A Conversation for Evil from a Western Perspective
Tempest (Keeper of the Nocturnal Storm) Midnight Started conversation May 31, 2002
I must say that I lean toward Relativity. For in a dark world, a pen-light may seem as bright as the sun does in our world. Either that or as an advantage system, or as J.K.Rowling put it, 'There is no good or evil. Only power and those too weak to get it.' (Quote may not be completely accurate.) The ideas of Good and Evil just seem too 'black and white', 'comic-book' to me.
Researcher 197642 Posted Jul 2, 2002
So much of what has been said about evil, good or relativity seems to be wandering from the basic point that these are concepts, not actualities. The previous entry refered to power, in a general sense without defining it, again only a concept not actuality. Power when defined say by an engineer or scientist as the rate of doing work say in horse power or some more modern units has a meaning which can be discussed or understood. Unless secifically defined, the concept has no specific identity or meaning.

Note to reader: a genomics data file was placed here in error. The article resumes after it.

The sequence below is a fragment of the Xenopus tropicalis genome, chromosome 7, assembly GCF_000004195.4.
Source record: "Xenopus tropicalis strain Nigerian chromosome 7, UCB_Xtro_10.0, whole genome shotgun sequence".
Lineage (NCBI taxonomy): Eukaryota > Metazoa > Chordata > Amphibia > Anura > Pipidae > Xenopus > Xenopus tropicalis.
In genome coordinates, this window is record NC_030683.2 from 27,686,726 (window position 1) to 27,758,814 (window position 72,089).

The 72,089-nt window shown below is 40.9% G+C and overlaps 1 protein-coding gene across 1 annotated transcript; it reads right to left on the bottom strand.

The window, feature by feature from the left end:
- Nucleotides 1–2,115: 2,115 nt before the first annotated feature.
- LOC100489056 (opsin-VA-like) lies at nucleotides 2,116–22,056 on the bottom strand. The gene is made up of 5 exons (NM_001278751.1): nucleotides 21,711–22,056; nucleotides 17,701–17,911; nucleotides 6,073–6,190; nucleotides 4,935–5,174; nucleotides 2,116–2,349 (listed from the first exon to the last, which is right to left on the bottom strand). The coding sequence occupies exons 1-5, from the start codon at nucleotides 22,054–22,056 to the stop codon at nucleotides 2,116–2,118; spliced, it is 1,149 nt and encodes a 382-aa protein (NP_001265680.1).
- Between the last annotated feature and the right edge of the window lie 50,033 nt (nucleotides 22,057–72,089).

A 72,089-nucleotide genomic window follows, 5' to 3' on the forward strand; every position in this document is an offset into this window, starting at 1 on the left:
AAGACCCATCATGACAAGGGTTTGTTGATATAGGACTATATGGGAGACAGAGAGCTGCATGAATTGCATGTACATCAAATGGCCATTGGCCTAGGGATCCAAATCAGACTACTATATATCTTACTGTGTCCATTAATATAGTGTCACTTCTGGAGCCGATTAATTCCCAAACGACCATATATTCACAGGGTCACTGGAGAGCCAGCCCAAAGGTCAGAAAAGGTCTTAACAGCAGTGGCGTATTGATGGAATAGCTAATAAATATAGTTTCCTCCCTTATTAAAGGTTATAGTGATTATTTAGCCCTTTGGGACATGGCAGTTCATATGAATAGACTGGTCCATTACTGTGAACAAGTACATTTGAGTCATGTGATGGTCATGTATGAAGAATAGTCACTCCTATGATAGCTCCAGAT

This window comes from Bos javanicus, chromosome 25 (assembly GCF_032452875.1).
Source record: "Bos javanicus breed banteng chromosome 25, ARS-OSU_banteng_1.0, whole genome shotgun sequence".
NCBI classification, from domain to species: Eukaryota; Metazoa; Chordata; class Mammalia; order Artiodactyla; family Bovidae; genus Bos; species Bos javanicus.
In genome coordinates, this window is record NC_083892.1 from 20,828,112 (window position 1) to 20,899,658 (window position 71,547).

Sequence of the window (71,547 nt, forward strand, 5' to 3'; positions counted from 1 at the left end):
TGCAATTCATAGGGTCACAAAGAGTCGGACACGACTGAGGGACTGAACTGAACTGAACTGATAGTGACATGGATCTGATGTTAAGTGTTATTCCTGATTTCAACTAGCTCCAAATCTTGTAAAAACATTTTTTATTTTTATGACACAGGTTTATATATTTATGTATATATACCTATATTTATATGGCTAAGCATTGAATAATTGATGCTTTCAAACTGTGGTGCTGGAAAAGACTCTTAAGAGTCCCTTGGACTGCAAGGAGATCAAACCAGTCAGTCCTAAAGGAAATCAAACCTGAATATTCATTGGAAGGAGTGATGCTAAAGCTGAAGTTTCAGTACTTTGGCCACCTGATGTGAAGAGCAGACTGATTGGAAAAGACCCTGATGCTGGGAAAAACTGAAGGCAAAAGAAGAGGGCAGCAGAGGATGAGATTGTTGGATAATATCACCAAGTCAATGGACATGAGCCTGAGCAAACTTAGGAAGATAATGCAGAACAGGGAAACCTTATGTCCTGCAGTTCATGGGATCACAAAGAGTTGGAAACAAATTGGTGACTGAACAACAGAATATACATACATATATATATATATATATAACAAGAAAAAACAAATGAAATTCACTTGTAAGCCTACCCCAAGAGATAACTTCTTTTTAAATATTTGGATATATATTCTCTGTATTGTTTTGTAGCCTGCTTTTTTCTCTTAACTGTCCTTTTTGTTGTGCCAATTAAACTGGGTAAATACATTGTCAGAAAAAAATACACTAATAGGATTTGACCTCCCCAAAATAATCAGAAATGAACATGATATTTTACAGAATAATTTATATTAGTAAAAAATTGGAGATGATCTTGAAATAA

In practice these concepts need to be seen in a cultural setting that defines their limitations and asumes a good or adequate understanging of the associated mechanisms. Thus we may consider it "good" to say, heat some food to kill some bacteria and not give ourselves or others food poisoning, but recognise that it is only by eating some bacteria (but maybe not too much), that we develop tolerance to that bacteria. In some other context it would normally be considered "wrong" to kill. But to apply this , we need this "relatively" sophisticated understanding and the "power" or better expressed ability to produce controlled heat. Easy you may say in a modern kitchen with a refridgerator and cooker, but put your average 21st. centry person lost in a forest with a smelly animal carcase and no knife and they may well die for lack of the required abilities. We need to remember that good and bad, or evil are moral constructs; and that the true definition of moral is that which is customary, not that which is "right".
Sea Change Posted Aug 15, 2002
JK Rowling was not herself defining what she believes evil is. She was defining one of the characters in her book as evil, by having him say that.
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